9. The time is right to grow your footprint – this can be a much longer and less dramatic play than some of the other options. This is about steadily and carefully expanding your customer base through a combination of acquisition and attrition. You acquire a competitor and then use your greater presence to put pressure on other bigger players while scouting the market for more buys. This can be a highly effective approach in markets where it’s in everyone’s interests for things to remain stable, reliable and dignified (e.g. professional services or if you’re looking to grow your presence inside a supply chain)
10. You want to start a conversation – whereas option 6 is about taking on another player directly, this is a broader approach that focuses on reframing the terms of reference. Attacking the way that the biggest player in the market operates, for example, can be a great way of getting the rules changed so that you are in a position to profit. This is a highly effective approach in markets that have been monopolised or where the old rules are becoming increasingly redundant because of technology changes etc. Naturally, because this is a more political approach than some of the others, it is subject to all the risks of politics – enough said.
11. They’re doing something you don’t want them to get away with – maybe your competitor is behaving in a certain way, or not behaving in a certain way; maybe they’ve protected themselves in a particular manner or have failed to tell people what is really going on. This is an ethics-based attack that calls into question the scruples and modus operandi of your rival. As a result, things can get very nasty, very quickly. The key to successfully using this approach is to raise the issue and then to get others to take up the ‘cause’, so that it’s not just you who is seen to be outraged.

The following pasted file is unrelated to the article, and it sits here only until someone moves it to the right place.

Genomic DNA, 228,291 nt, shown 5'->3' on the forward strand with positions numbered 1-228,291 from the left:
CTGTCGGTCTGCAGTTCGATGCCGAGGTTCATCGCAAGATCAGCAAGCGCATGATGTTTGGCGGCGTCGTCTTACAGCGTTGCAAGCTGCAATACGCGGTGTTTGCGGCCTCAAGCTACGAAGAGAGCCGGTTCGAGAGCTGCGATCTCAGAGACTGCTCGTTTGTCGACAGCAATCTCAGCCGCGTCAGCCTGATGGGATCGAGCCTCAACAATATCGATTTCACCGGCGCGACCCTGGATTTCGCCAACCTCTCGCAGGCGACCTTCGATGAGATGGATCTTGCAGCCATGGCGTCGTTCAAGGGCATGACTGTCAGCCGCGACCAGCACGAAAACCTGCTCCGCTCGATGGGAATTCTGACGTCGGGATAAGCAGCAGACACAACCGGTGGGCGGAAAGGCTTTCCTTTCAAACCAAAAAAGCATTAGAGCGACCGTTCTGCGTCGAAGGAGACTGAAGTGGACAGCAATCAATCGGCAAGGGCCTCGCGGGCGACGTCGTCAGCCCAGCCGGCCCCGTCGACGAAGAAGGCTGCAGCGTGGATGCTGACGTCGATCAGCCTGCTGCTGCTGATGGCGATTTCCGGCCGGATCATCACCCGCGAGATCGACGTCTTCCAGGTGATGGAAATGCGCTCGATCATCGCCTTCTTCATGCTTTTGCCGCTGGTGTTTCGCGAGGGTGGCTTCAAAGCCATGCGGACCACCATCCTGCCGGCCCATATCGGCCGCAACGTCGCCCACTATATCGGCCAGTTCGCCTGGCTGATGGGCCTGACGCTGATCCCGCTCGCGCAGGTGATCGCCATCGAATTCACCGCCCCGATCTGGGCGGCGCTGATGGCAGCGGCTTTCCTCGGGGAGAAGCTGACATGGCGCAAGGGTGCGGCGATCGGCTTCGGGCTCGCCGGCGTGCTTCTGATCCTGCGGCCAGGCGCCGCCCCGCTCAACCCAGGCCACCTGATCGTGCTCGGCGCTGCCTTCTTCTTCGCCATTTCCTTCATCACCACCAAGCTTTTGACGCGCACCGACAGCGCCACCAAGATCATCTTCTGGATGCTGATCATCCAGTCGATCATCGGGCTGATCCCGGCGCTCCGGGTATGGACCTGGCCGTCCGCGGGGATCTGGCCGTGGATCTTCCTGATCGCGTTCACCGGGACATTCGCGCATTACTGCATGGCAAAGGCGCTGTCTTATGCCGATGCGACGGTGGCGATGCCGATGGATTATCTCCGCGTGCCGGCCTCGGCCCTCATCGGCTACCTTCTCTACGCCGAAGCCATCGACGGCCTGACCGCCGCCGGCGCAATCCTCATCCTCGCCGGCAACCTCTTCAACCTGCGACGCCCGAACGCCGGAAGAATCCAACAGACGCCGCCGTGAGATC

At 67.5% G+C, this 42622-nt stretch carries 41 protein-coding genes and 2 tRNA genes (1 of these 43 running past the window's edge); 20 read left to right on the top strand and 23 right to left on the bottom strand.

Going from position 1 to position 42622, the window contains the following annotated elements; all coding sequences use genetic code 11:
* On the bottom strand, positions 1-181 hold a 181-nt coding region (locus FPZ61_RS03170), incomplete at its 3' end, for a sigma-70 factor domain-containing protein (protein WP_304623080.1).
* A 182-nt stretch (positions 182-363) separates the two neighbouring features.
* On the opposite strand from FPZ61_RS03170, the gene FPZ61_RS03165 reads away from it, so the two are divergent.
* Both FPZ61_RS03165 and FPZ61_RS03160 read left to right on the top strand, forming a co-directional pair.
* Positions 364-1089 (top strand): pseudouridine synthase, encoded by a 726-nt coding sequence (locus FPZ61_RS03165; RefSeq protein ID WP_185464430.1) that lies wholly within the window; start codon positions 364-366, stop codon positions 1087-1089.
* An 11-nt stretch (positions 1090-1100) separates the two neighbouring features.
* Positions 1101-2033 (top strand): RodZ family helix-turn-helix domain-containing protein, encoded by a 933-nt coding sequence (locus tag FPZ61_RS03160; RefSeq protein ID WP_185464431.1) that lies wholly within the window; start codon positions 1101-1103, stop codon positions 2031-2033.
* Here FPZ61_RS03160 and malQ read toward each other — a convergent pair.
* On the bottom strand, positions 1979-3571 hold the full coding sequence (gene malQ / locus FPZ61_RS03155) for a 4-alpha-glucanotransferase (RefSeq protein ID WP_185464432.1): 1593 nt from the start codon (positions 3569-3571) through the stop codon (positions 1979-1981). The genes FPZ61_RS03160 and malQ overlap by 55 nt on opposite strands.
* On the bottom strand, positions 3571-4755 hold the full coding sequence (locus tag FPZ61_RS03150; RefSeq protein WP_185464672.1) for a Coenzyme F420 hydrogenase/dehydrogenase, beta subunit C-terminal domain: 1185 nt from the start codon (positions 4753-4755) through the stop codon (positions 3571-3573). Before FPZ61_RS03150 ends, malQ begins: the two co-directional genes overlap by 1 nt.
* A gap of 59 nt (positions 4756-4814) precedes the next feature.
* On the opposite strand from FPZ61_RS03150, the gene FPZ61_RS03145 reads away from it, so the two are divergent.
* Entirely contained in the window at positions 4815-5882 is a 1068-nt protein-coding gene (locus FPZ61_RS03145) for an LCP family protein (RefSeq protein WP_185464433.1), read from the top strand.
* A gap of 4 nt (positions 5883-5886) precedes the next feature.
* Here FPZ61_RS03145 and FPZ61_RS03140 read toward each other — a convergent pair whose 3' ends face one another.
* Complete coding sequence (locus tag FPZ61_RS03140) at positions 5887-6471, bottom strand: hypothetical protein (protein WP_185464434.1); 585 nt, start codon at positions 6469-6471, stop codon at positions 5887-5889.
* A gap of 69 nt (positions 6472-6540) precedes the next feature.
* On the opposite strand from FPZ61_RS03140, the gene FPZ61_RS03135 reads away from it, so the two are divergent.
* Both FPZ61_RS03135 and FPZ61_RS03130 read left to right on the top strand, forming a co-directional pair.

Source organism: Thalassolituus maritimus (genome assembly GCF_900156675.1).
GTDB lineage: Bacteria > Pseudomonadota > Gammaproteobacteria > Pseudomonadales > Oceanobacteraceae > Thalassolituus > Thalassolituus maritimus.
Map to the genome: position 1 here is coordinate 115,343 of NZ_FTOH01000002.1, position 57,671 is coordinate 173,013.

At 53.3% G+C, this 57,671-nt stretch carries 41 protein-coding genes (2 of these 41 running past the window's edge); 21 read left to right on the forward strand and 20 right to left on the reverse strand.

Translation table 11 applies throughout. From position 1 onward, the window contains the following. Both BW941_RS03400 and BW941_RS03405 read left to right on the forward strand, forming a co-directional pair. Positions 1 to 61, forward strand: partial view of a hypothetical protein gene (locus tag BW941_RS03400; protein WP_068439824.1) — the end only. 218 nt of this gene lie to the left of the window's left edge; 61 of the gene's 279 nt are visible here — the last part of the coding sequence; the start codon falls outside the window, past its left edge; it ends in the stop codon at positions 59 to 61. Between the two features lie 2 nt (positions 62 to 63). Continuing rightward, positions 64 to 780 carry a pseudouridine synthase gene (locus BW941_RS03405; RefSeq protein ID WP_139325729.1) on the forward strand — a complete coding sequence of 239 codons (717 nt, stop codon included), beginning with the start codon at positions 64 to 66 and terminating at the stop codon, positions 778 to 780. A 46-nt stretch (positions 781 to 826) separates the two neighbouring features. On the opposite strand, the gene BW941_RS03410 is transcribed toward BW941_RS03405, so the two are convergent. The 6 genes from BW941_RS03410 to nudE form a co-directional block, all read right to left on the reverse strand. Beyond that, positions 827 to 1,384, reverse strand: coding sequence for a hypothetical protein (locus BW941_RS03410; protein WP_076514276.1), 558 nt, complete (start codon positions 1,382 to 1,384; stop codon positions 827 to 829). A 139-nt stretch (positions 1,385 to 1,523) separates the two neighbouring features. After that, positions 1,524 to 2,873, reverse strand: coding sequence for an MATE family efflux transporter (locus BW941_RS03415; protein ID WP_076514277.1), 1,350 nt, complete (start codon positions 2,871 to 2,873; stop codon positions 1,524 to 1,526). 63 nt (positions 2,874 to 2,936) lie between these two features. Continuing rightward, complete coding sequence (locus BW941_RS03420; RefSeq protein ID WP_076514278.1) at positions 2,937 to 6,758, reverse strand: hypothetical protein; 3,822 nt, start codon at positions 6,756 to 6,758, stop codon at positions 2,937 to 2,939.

12. You see an opportunity to compete through confusion – sometimes the best way to attack is to use a multi-levelled, multi-pronged approach that combines moves in the market with moves in the corridors of regulators and/or public opinion. Use this approach against a wily competitor who can overwhelm you if you attack them directly but who may not be nimble enough to address concerted and well-thought through attacks on several fronts.
7 rules of engagement
So often, when brands take each other on, they engage in a head-on war that deeply involves the two parties but quickly disinterests or confuses everyone around them. For that reason, it’s vital that when you attack a competitor you do so under clear terms of engagement. Here are my seven rules:
1. Don’t fight with the rival – fight for the customers
2. Be assertive, not rude. Restrain from slinging mud. Attack principles, not personalities.
3. Be positive and optimistic about what could or should happen.
4. Use a mix of media (and messages) to make your point.
5. Work to your strengths rather than focusing on their weaknesses.
6. Commit, don’t just dabble.
7. Set a timeframe, set a budget, set clear measures. Assess progress continually and act on it.
Photo of “Cannon” taken by Joe Shlabotnik, sourced from Flickr